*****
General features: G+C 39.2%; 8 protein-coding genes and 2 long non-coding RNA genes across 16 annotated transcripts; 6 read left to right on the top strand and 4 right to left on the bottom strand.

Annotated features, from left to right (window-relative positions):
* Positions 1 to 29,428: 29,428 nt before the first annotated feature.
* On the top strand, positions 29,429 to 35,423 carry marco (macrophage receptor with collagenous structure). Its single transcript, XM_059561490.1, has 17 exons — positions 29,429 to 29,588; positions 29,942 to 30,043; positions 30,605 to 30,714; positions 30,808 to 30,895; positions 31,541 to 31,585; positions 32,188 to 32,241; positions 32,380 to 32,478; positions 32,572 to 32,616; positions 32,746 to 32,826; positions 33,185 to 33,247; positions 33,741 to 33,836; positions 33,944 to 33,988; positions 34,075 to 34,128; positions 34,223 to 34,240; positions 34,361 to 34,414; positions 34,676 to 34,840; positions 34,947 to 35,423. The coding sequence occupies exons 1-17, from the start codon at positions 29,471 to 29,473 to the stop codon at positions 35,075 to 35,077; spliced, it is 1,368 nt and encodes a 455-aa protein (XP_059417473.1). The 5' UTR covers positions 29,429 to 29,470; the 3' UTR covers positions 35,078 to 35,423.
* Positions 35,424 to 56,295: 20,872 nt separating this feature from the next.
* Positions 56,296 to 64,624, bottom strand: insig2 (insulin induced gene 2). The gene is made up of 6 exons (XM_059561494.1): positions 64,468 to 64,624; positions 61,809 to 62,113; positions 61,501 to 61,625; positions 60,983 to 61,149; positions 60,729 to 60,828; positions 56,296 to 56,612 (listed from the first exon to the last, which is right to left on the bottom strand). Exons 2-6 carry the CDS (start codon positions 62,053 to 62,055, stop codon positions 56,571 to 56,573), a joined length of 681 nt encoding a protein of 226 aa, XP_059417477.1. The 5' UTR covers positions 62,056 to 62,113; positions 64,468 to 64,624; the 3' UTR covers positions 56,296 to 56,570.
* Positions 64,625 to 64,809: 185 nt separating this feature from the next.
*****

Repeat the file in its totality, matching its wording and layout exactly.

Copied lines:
General features: G+C 39.2%; 8 protein-coding genes and 2 long non-coding RNA genes across 16 annotated transcripts; 6 read left to right on the top strand and 4 right to left on the bottom strand.

Annotated features, from left to right (window-relative positions):
* Positions 1 to 29,428: 29,428 nt before the first annotated feature.
* On the top strand, positions 29,429 to 35,423 carry marco (macrophage receptor with collagenous structure). Its single transcript, XM_059561490.1, has 17 exons — positions 29,429 to 29,588; positions 29,942 to 30,043; positions 30,605 to 30,714; positions 30,808 to 30,895; positions 31,541 to 31,585; positions 32,188 to 32,241; positions 32,380 to 32,478; positions 32,572 to 32,616; positions 32,746 to 32,826; positions 33,185 to 33,247; positions 33,741 to 33,836; positions 33,944 to 33,988; positions 34,075 to 34,128; positions 34,223 to 34,240; positions 34,361 to 34,414; positions 34,676 to 34,840; positions 34,947 to 35,423. The coding sequence occupies exons 1-17, from the start codon at positions 29,471 to 29,473 to the stop codon at positions 35,075 to 35,077; spliced, it is 1,368 nt and encodes a 455-aa protein (XP_059417473.1). The 5' UTR covers positions 29,429 to 29,470; the 3' UTR covers positions 35,078 to 35,423.
* Positions 35,424 to 56,295: 20,872 nt separating this feature from the next.
* Positions 56,296 to 64,624, bottom strand: insig2 (insulin induced gene 2). The gene is made up of 6 exons (XM_059561494.1): positions 64,468 to 64,624; positions 61,809 to 62,113; positions 61,501 to 61,625; positions 60,983 to 61,149; positions 60,729 to 60,828; positions 56,296 to 56,612 (listed from the first exon to the last, which is right to left on the bottom strand). Exons 2-6 carry the CDS (start codon positions 62,053 to 62,055, stop codon positions 56,571 to 56,573), a joined length of 681 nt encoding a protein of 226 aa, XP_059417477.1. The 5' UTR covers positions 62,056 to 62,113; positions 64,468 to 64,624; the 3' UTR covers positions 56,296 to 56,570.
* Positions 64,625 to 64,809: 185 nt separating this feature from the next.